Cannabis, not Brexit, best illustrates Theresa May’s near-total loss of authority

The row over medicinal use of the drug highlights May’s inability to take decisions – and how leadership contenders are filling the power vacuum it leaves.

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A list of political challenges facing Theresa May wouldn't ordinarily feature the word cannabis. But this week the row over the medicinal use of the drug is creating headlines across the UK and exposing fault-lines within the cabinet, and the Prime Minister only has herself to blame.

Two cases involving young boys with epilepsy who are medicated with cannabis oil – Billy Caldwell, 12, and Alfie Dingley, 6 – have sent the question of legalising and regulating the drug for medicinal purposes to the to the top of the news agenda. May’s flat-footed response to the row has kept it there for much longer than necessary: her spokesman has now had to reveal that she has never smoked the drug.

The two boys are now able to access the drug after an intervention from Sajid Javid, the Home Secretary, who announced a review of the medicinal cannabis today. He told MPs that the government would be willing to change the law “if the review identified that there are significant medical benefits” and admitted “that there is a pressing need to allow those who might benefit from cannabis-based products to access them”. Jeremy Hunt, the Health Secretary, struck a similar note yesterday.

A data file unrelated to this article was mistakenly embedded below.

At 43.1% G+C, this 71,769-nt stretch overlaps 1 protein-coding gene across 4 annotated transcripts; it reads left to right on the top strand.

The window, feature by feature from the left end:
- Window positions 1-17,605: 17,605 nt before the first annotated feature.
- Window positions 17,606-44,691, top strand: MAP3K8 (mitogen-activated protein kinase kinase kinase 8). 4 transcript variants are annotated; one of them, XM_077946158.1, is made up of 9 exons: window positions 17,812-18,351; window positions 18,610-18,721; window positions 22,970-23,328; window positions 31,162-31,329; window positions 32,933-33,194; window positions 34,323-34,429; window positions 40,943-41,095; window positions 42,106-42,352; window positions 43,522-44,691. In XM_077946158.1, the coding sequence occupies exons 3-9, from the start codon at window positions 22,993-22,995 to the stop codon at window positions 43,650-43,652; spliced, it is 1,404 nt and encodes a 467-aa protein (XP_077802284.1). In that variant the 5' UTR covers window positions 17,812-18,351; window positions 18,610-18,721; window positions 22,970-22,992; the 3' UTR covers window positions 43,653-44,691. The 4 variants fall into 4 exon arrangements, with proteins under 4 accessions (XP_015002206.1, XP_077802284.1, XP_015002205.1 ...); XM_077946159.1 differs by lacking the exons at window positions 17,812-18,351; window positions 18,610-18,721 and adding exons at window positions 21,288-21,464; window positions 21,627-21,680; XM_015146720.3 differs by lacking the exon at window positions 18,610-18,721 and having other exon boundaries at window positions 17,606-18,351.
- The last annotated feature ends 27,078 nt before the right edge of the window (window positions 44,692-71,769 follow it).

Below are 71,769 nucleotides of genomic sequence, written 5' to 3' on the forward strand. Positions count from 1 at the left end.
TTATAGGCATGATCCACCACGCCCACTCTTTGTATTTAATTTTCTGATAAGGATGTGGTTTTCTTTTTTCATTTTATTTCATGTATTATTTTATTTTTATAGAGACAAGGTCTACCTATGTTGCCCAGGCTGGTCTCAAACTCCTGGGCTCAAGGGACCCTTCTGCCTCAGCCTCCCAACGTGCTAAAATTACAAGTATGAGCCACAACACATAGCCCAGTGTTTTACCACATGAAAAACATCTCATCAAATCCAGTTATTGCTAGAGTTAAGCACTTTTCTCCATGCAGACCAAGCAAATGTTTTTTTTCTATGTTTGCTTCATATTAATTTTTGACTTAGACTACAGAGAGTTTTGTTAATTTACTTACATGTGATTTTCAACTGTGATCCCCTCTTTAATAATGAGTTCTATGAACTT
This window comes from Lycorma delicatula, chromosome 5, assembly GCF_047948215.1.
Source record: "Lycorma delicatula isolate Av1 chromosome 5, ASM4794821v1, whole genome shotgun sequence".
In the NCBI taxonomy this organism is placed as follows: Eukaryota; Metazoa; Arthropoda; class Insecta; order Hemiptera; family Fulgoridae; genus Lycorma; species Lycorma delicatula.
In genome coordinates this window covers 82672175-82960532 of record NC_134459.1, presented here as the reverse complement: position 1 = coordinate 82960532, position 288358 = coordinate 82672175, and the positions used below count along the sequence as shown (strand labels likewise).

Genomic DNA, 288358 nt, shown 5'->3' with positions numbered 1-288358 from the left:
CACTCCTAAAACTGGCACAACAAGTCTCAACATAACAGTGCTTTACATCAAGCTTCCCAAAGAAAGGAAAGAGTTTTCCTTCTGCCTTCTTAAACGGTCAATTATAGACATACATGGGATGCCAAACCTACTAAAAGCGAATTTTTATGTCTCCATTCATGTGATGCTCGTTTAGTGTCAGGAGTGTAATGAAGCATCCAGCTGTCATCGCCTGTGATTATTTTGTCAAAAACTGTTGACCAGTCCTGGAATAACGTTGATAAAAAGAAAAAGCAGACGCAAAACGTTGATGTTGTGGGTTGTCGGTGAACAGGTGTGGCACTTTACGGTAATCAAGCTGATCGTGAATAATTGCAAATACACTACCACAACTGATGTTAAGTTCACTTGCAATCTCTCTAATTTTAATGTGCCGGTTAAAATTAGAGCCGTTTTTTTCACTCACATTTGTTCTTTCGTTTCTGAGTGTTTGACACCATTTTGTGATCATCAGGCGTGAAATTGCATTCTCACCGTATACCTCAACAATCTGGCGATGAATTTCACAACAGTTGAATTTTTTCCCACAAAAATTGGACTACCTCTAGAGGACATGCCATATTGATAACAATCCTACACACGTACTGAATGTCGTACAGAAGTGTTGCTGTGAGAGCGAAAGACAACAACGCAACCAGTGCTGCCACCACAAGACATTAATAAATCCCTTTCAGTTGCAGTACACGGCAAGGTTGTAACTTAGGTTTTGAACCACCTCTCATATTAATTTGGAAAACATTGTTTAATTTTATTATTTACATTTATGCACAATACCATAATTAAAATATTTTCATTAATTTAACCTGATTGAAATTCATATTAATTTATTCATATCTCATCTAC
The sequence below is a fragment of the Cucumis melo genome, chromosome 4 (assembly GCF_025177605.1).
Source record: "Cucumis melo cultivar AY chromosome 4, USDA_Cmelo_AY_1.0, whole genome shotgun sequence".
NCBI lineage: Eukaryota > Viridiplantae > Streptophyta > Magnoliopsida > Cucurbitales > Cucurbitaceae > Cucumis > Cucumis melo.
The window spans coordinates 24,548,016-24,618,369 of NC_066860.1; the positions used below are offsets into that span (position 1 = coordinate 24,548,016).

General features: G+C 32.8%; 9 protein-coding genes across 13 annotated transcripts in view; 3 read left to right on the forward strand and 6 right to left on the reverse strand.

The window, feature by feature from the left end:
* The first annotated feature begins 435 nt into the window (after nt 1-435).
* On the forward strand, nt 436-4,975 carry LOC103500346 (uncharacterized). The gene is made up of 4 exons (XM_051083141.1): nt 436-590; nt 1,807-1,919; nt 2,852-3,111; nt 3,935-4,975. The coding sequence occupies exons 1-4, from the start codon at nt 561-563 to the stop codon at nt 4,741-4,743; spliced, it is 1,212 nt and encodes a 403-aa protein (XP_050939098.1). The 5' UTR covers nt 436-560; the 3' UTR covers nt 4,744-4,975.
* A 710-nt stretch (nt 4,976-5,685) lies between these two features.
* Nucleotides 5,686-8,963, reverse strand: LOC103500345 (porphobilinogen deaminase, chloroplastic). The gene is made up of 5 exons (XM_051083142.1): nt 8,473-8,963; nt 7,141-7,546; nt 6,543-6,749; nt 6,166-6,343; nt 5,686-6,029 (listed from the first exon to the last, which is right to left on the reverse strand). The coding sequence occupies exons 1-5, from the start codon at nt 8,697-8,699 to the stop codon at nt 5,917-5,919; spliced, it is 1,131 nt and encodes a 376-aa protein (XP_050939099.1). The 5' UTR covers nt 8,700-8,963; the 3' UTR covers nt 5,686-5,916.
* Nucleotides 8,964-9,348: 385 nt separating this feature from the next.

The two ministers – both ambitious – are stepping into the vacuum where the Prime Minister should be. May offered a limp defence of the status quo yesterday, and said there was a “very good reason” for keeping the rules that led to Billy Caldwell being hospitalised and days of negative publicity. For Tory MPs, this is yet more evidence of what they see as May’s greatest weakness: an inability to think dynamically or nip developing problems in the bud. One sums it up particularly bluntly: “She can't take decisions.”

The immediate result of that is bad publicity for May. This episode is another instance of her misjudging the public mood on an emotive issue. It starkly illustrates her political weakness too. In doing nothing, the prime minister boosts the stock of those who could replace her. She loses, while Javid wins. His announcement of a review after May had defended the status highlighted her lack of control over the cabinet, but also has the potential to destroy a key tenet of her Home Office philosophy: a draconian approach to drug legislation.

On issues such as this and immigration, Javid’s colleagues have been struck by his willingness to be his own man at a department which still largely bears image of his boss. That he can do so throws the collapse in the Prime Minister’s authority into harsh relief. She is stuck in a destructive negative feedback loop: every episode like this – a freelance cabinet intervention here, a climb down on a key May pledge there – emboldens ministers to do the same. Slowly, the cabinet is chipping away at her claim to lead from within.

Patrick Maguire was political correspondent at the New Statesman.

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